Compaq Computer Corp. and Tandem Computers Inc. last week inked a multibilliondollar merger agreement the latest in a series of deals linking PC vendors to midrange and highend server manufacturers. Compaq the world's largest PC maker will pay $3 billion in stock to purchase Tandem a manufacturer
Compaq Computer Corp. and Tandem Computers Inc. last week inked a multibillion-dollar merger agreement the latest in a series of deals linking PC vendors to midrange and high-end server manufacturers.
Compaq the world's largest PC maker will pay $3 billion in stock to purchase Tandem a manufacturer of high-end servers designed for the on-line transaction processing market. Tandem will become a subsidiary of Compaq. The deal is scheduled to close in the third calendar quarter of this year.
In acquiring Tandem Compaq would be able to add enterprise-class servers to its handheld notebook desktop workstation and server product lines said Eckhard Pfeiffer president and chief executive officer of Compaq.
The broader product set would allow the company to rival such systems vendors as Digital Equipment Corp. Hewlett-Packard Co. IBM Corp. and Sun Microsystems Inc. industry observers said.
"Compaq is very clearly trying to push up from commodity PCs and PC servers to offer midrange and large-scale servers " said Brian Jeffery managing director of International Technology Group a Mountain View Calif. market research firm. "Give them a few years and they could be HP."
Tandem offers a range of server products. At the high end Tandem offers its Himalaya massively parallel servers which run reduced instruction-set computing processors and Tandem's NonStop operating system. FDC Technologies Inc. has been supplying Tandem's K20000 Himalaya servers on the company's Stock Point Logistics Integrated Communications Environment pact with the Navy.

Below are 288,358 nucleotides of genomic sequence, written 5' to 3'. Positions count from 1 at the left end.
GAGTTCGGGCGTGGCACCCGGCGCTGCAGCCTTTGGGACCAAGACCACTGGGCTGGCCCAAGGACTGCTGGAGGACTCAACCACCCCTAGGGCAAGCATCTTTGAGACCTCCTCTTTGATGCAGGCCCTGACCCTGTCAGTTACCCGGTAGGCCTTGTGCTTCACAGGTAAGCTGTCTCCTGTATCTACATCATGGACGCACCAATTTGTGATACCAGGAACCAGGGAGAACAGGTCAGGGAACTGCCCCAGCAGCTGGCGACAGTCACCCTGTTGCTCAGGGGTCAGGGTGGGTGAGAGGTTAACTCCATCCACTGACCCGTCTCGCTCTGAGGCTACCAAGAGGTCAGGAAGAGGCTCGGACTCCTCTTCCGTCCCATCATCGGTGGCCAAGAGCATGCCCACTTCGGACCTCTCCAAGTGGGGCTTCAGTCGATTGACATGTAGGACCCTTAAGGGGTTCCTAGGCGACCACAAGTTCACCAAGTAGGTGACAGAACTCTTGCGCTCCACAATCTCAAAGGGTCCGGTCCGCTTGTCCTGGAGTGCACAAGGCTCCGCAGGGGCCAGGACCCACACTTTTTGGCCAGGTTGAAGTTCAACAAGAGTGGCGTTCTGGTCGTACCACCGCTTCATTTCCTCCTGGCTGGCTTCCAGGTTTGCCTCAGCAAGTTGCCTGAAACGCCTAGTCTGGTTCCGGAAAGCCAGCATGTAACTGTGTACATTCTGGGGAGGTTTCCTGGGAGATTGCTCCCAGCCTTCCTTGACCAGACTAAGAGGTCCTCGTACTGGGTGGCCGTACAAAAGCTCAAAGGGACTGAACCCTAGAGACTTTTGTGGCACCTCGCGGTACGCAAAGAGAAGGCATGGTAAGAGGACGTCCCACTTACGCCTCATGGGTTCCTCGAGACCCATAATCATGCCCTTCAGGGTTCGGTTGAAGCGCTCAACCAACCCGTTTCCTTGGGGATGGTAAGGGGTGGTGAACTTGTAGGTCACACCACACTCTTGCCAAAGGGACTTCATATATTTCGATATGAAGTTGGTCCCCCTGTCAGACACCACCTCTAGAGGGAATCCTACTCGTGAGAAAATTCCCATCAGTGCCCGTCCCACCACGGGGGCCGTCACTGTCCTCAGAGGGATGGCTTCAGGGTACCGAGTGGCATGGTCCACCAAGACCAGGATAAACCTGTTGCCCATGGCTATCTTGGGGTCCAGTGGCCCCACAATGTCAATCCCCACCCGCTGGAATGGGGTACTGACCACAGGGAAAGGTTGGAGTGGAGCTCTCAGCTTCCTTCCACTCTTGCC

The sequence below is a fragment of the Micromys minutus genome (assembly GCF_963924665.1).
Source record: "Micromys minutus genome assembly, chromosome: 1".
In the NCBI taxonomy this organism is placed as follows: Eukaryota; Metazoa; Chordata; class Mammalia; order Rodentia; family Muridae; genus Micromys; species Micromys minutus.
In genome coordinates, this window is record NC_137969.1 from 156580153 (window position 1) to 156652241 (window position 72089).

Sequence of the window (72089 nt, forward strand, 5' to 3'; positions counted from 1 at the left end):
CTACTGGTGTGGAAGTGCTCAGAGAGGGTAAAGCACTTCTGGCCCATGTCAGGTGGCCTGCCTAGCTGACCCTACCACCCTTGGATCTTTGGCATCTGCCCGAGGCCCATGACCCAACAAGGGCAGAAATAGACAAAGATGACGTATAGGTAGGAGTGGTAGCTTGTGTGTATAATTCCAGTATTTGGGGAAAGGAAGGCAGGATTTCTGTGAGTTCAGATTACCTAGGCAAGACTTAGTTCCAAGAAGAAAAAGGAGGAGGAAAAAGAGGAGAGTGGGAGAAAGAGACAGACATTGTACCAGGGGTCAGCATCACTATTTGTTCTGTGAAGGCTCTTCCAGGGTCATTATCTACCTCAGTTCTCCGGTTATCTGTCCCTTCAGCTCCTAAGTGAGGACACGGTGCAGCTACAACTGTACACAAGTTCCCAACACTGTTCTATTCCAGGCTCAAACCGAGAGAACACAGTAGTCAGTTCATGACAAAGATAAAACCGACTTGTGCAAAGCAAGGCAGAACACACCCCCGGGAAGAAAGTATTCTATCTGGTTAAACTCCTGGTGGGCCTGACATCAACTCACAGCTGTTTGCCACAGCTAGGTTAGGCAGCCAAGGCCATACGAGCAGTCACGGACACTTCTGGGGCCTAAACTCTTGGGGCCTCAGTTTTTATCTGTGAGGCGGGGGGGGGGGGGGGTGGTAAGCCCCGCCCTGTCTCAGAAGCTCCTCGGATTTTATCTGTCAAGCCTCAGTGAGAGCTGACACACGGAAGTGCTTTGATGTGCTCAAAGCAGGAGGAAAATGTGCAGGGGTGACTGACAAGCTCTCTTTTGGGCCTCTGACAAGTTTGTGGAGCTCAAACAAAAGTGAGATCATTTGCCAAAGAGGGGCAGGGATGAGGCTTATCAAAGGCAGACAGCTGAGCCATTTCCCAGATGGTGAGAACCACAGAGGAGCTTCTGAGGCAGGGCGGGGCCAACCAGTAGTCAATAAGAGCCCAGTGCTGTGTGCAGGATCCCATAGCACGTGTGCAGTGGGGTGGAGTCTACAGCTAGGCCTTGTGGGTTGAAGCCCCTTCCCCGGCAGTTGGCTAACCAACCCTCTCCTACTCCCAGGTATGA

Tandem however also has branched into servers employing Intel Corp.'s Pentium Pro chips and Microsoft Corp.'s Windows NT. Clusters of the company's S-series Windows NT servers have been demonstrated running up to 64 processors according to Jeffery. Tandem technology including its ServerNet clustering architecture could play a role in creating very large Windows NT server configurations Jeffery said.
In the federal market Compaq could provide Tandem with a channel for providing its server products. Compaq holds a General Services Administration schedule but also supplies a number of integrators and resellers on GSA and indefinite-delivery indefinite-quantity contracts. Compaq federal executives could not be reached for comment.
One in a Series of Deals
The pending Compaq merger follows by one week Gateway 2000 Inc.'s announcement of an agreement to acquire Advanced Logic Research Inc. Gateway 2000 the second-ranked GSA Schedule B/C player in fiscal 1996 would gain access to ALR's Intel server technology. ALR earlier this year became the first company to ship a six-way Pentium Pro server.
And in mid-June PC maker Micron Electronics Inc. agreed to acquire NetFrame Systems Inc. which manufactures high-end multiprocessor servers. Both companies market their products to federal agencies through the GSA schedule Micron products also are available on the Air Force's Desktop V contract.
"All three of these transactions are examples of successful companies trying to fill holes in their product lines " said Brian Klene executive vice president for sales and marketing at Micron. He said the buyers including Micron are responding to growth in the server end of the market.
"In the coming years the enterprise space will become attractive " Klene said. He said the acceptance of network computers Net PCs and other thin client devices will shift "capabilities and sophistication" from the client to the server.
"Getting into the server side of the market is going to be a good way to ensure that you stay in the game " said Payton Smith a research analyst with IDC Government.
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